Tour de France Course Report and Prediction
The organizers of the Tour de France seem to have cottoned on to the formula that their counterparts of the Tours of Italy and Spain have settled on to make their races more competitive and interesting.
supporting him. It all adds up to the Sky man winning the Tour de France.
The second man at the head of the class is Contador. The two-time Tour winner knows how to win the race and has the climbing skills to match Froome’s. However, Contador is not quite on Froome’s level in the race of truth , and he is not always alert tactically. However, the Spaniard has Bjarne Riis as his directeur sportif, and he will have a good team working for him. The Saxo Bank-Tinkoff rider should be good for second.
Theoretically, Evans should not be a contender at age 36. The Australian is, however, and he has what it takes to be factor in the race. The 2011 Tour winner can climb well and ride against the clock. He has a good tactical sense, and the BMC man has a good team backing him. However, Evans’s passivity can hold him back, and it will in this Tour. He will be good enough to reach the podium, but not good enough to win.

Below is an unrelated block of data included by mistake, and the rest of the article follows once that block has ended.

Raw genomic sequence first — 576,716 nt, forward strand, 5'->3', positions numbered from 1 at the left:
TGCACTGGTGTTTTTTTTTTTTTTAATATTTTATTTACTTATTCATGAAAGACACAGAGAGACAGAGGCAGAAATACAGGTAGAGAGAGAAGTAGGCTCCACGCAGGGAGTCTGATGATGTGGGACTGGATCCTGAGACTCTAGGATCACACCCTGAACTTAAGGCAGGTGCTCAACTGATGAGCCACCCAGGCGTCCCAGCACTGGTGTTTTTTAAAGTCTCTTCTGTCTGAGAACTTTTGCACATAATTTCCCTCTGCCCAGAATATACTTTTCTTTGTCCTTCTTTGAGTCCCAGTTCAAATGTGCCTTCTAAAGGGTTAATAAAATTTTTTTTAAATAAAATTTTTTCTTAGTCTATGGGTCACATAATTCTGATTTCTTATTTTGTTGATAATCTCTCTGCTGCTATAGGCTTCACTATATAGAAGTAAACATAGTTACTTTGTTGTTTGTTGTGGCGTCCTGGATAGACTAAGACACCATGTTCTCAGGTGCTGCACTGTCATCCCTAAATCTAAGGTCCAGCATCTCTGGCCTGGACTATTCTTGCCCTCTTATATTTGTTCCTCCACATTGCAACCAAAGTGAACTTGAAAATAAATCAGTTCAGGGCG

Joaquim Rodriguez (Katusha) is second to none in the high mountains. However, his time trialing must improve if he is to reach the podium. He might do very well in the mountain time trial (Stage 17), but he cannot lose two to three minutes in the Stage 10 race of truth and hope to win. The Spaniard has a very good team helping him.
Alejandro Valverde (Movistar) has always had the climbing ability to compete in grand tours, and his sprinting ability could make the difference in picking up bonus seconds at the ends of stages. Valverde is an experienced Tour rider who has won four stages of La Grande Boucle . However, time trialing has never been the Spaniard’s strong suit, although he will have a strong team to assist him in the team time trial and in the mountains.
Tejay van Garderen (BMC) has good climbing ability and excellent time trialing skill. Moreover, he is part of a fine team in BMC. However, the American will not be a free agent. He will work for Evans, and that will limit his chances to show what he can do. Van Garderen is a very talented rider who might someday win the Tour de France, but his time is in the future, not now.
Jurgen Van den Broeck (Lotto-Belisol) is a good climber, but not one of the best. Moreover, his time trialing has been disappointing for someone who was a world junior time trial champion. In addition, the Belgian is on a team that is splitting its attention between Van den Broeck and sprinter Andre Greipel. The team is not fully committed to Van den Broeck’s GC aspirations. That being the case, a top ten finish is as much as the Lotto-Belisol man can hope for.
At 22, Thibaut Pinot (Francaise des Jeux) was the youngest rider in last year’s Tour de France. The Frenchman won Stage 8, pulling away from the field and holding on for the win as directeur sportif Marc Madiot nearly